The Federal Reserve signaled on Wednesday that it is not ready to start raising rates, despite dropping the word “patient” from its latest statement.
It said that the job market needs to improve and inflation needs to rise before increasing borrowing rates.
The Fed also said that when it does begin increasing rates, it will do so very gradually.
The Fed didn’t signal that it will be hiking rates anytime soon.
Fed Chair, Janet Yellen, said that low energy prices and a booming dollar are keeping inflation low and could pose a threat to the economy by dragging exports.
A rate increase would likely send the dollar higher, which is not in the country’s best interest at the moment.
Nothing in the statement suggests that the Fed will begin increasing rates in June, which is when many analysts expected the Fed to begin a hike.
No longer patient, yet not certain when
The Fed said that it will no longer it will be “patient” in starting to raise its benchmark rate.
However, Yellen said that although the central bank has stopped using the word “patient” that does not mean that it has decided when to start raising rates.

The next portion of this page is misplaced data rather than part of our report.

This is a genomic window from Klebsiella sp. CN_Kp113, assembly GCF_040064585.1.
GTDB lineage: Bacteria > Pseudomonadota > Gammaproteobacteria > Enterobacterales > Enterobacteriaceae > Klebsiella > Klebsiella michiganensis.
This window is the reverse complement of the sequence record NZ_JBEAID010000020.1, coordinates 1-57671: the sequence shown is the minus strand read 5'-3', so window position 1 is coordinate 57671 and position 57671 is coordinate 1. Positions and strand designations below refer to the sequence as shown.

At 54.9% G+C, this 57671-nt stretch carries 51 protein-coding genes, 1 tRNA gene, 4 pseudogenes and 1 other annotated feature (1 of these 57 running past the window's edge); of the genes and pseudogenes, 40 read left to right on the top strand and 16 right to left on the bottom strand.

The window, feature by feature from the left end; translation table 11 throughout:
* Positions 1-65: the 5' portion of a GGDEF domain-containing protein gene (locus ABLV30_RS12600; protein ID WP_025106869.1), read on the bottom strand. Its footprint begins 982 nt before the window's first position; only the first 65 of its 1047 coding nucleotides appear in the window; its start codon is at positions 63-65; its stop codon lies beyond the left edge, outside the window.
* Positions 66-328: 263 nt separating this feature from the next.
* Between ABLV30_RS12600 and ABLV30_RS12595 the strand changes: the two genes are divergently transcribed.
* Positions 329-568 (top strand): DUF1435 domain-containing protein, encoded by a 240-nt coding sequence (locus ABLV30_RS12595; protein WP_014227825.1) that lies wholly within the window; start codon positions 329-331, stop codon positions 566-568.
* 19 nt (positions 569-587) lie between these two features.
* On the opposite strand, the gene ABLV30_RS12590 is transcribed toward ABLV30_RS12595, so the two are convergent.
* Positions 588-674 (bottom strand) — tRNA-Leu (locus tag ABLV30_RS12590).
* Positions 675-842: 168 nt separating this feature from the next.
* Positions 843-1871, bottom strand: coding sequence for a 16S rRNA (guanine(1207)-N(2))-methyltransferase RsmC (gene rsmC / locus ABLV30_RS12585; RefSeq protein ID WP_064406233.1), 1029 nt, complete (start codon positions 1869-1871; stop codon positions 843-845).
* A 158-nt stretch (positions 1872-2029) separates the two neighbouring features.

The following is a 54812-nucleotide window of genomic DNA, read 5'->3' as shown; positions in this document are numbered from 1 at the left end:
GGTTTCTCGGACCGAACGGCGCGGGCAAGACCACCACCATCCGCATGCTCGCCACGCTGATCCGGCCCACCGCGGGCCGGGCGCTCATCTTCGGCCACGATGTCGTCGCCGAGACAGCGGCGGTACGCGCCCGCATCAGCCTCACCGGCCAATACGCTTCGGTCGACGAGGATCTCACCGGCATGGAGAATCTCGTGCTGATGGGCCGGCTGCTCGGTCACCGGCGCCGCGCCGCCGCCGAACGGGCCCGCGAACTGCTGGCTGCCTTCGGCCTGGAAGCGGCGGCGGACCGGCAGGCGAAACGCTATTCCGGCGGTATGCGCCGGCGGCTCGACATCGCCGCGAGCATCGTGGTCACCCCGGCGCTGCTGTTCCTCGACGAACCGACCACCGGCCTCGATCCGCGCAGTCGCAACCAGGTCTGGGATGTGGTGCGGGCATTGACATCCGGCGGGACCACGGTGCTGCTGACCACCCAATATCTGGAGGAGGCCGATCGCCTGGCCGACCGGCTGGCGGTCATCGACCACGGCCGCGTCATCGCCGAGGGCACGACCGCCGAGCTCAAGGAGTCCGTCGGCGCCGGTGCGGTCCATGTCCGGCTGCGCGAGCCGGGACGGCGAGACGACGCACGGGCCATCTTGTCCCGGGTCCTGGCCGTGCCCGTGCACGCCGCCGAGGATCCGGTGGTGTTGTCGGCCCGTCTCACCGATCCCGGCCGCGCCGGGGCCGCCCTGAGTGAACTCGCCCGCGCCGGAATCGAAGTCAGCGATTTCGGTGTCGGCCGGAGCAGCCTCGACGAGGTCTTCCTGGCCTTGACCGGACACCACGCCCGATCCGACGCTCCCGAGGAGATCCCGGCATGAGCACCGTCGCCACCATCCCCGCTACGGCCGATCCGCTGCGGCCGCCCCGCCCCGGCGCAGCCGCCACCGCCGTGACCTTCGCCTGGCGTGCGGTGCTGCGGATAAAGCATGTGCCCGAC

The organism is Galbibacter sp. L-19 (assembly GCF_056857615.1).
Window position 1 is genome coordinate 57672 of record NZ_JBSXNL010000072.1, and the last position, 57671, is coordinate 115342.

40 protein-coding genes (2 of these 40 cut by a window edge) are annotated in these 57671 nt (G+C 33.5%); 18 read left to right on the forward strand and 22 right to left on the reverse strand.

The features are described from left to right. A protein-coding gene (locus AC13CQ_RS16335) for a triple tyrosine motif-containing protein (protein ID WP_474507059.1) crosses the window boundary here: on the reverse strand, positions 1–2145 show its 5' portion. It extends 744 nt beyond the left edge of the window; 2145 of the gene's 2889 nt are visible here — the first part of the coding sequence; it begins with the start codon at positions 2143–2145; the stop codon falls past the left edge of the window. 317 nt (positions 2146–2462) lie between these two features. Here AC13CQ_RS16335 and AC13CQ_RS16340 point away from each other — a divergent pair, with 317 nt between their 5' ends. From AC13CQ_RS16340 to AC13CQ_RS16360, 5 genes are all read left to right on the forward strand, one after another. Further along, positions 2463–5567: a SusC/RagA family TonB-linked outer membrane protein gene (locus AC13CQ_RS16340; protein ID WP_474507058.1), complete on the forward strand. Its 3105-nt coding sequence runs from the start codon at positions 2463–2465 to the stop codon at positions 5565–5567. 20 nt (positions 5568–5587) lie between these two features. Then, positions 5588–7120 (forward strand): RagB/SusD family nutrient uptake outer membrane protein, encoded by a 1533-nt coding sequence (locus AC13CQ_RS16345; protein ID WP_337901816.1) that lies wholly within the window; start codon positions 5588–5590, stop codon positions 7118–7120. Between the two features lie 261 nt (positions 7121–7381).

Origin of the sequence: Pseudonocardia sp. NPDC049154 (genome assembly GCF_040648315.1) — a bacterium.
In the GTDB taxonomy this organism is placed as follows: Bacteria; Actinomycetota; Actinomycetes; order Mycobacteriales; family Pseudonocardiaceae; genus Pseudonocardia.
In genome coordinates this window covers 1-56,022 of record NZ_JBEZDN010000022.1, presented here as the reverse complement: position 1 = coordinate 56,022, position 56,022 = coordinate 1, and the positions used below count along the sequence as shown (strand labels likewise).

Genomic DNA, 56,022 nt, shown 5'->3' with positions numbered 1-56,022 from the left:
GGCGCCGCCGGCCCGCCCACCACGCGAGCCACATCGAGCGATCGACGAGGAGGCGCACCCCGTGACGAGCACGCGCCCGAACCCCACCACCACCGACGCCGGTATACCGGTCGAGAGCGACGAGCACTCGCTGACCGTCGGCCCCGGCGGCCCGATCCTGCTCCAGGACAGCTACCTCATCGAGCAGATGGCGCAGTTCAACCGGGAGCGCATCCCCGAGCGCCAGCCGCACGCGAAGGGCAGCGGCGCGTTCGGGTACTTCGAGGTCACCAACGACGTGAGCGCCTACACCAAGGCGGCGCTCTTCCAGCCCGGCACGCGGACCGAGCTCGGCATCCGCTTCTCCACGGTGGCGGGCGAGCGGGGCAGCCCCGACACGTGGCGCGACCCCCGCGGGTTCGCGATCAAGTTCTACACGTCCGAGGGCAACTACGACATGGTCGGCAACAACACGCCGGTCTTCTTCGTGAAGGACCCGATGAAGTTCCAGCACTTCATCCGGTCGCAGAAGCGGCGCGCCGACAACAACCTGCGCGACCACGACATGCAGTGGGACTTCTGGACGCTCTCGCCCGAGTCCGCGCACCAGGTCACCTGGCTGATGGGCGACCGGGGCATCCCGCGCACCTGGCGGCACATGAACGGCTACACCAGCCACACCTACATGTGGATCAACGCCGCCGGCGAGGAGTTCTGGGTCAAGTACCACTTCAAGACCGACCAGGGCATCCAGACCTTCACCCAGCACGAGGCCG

“Just because we removed the word patient from the statement,” Yellen said, “doesn’t mean we’re going to be impatient.”
For over six years now the Fed has kept its key short-term rate near zero in an effort to try and help the economy recover after the financial crisis.
In its statement the Fed said that the economy had “moderated somewhat” after previously saying that it was growing solidly.
Stocks surge while bond yields fall
After the statement issued by the Fed bond yields dropped and Stock prices surged.
The Dow Jones industrial average (the USA’s thirty biggest and most significant public companies) gained 277 points or 1.3%, while yield on the 10-year Treasury note fell from 2.04 percent down to 1.92 percent.